Test and validate: Use Python libraries like unittest or Pytest to write automated tests to validate the output data against expected results or business rules. Ensure that the data pipeline is tested and validated to ensure that it is producing the expected results.

Aggregation vs. Pre-aggregation

Given our definition for "Aggregation", you might be curious what data engineers mean by "pre-aggregation". Pre-aggregation are steps taken specifically to improve query performance and reduce computational overhead when querying the data later on (whereas "aggregation" are just steps to get to a final analysis, and not specifically optimized for query performance or storage).

Pre-aggregation involves creating summary tables or views that contain pre-computed aggregated values at different levels of granularity, such as daily, weekly, or monthly summaries. These pre-aggregated tables can be used to accelerate analytical queries by providing faster access to summarized data, as opposed to querying the raw, detailed data.

When dealing with large volumes of data, complex queries or analytical operations can be time-consuming and resource-intensive. By pre-aggregating the data, these operations can be performed on smaller, more manageable subsets of the data, resulting in faster response times and improved overall system performance.

Pre-aggregation involves selecting relevant attributes and applying aggregation functions such as sum, count, average, minimum, or maximum to generate aggregated values. This process creates summary tables that contain aggregated data at various levels of granularity, such as daily, weekly, monthly, or even at a higher level of abstraction.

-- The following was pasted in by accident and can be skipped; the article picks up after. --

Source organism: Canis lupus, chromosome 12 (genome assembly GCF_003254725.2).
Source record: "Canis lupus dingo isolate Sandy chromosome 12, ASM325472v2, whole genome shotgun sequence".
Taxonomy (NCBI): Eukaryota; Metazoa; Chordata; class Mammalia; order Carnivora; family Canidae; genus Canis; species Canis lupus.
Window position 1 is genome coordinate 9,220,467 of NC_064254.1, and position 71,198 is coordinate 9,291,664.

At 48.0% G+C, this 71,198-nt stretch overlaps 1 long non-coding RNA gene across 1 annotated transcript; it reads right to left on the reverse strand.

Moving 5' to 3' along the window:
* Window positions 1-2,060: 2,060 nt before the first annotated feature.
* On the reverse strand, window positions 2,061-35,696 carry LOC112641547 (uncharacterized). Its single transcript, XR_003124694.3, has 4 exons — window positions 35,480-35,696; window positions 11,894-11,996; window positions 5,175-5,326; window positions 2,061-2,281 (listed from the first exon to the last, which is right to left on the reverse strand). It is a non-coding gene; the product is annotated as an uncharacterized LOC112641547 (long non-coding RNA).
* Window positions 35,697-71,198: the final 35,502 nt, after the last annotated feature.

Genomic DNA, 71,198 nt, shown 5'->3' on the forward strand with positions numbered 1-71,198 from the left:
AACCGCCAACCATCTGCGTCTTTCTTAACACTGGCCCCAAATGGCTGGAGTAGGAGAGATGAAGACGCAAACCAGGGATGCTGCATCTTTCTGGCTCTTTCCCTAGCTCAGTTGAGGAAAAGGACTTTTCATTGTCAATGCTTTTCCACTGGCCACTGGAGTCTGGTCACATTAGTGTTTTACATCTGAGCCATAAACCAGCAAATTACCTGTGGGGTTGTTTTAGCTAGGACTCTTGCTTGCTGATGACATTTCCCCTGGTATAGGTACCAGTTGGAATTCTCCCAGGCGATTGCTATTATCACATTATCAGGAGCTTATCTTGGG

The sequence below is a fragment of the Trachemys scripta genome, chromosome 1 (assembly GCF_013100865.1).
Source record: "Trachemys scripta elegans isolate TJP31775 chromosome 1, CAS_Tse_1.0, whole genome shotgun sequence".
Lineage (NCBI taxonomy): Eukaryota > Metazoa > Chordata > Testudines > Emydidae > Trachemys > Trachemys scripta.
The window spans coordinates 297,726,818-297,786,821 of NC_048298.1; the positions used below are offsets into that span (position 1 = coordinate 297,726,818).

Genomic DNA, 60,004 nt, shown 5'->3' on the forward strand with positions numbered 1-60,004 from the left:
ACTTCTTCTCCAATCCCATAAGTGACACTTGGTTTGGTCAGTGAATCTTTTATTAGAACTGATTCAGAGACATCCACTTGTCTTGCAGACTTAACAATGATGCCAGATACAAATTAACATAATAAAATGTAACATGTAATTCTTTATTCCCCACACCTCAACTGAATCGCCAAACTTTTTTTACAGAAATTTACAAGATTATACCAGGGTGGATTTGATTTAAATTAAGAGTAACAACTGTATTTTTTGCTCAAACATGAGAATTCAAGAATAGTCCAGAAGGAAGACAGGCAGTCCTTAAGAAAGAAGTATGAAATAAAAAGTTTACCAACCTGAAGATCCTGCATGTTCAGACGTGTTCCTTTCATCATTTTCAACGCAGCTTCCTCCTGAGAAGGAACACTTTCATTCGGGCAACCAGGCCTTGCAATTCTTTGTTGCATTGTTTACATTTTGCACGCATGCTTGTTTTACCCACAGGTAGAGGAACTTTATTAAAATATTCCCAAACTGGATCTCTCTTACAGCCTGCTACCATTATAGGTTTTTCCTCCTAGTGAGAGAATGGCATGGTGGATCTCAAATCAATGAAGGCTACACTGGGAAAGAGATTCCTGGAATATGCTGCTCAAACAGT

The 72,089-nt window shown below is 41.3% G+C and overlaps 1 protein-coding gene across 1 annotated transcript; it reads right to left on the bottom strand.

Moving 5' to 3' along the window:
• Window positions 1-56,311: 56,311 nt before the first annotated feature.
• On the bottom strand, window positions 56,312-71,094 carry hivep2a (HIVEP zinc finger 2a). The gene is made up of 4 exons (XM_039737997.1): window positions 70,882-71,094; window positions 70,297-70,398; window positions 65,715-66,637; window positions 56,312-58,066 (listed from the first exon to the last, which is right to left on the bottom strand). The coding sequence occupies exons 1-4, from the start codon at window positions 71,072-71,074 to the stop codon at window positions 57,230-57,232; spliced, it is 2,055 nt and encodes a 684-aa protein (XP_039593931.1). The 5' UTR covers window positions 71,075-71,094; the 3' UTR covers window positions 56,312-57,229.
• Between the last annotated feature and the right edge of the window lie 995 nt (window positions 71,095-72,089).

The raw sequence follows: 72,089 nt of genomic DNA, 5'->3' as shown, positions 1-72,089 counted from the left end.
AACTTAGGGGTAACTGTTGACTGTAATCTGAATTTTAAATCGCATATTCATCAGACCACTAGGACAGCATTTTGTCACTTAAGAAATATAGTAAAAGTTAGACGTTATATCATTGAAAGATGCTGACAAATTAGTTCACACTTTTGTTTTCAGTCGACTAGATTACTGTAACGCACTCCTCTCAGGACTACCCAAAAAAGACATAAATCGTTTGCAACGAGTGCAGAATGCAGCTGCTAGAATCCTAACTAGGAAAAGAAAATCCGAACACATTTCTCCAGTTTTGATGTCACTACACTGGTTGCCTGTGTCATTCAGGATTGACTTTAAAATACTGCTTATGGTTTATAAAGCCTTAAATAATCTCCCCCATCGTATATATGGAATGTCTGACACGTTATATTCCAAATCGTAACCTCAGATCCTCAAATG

There are several benefits to pre-aggregation (click to expand):

Improved query performance

Aggregating data in advance reduces the amount of data that needs to be processed when executing queries. By querying pre-aggregated tables instead of raw data, queries can be executed faster, enabling quicker insights and analysis.

Reduced resource consumption

Pre-aggregation reduces the computational resources required to process data-intensive operations. Aggregating data upfront decreases the complexity of queries, allowing organizations to optimize their hardware and software infrastructure.

Simplified data modeling

Pre-aggregated tables simplify the data model by providing summarized views of the data. This can make it easier for analysts and data scientists to explore and analyze the data without needing to perform complex aggregations on the fly.

But pre-aggregation can be overused. Over-aggregation can result in the loss of granularity, so you need to carefully evaluate the trade-offs between query performance and the level of detail necessary for specific analytical use cases.

Example of data aggregation using Python

Please note that you need to have the necessary Python libraries installed in your Python environment to run this code.

import pandas as pd

# create sample data
data = {'Name': ['Alice', 'Bob', 'Charlie', 'David', 'Eve'],
        'Department': ['Marketing', 'Engineering', 'Marketing', 'Sales', 'Engineering'],
        'Salary': [50000, 70000, 60000, 80000, 75000],
        'Bonus': [1000, 2000, 1500, 2500, 1800]}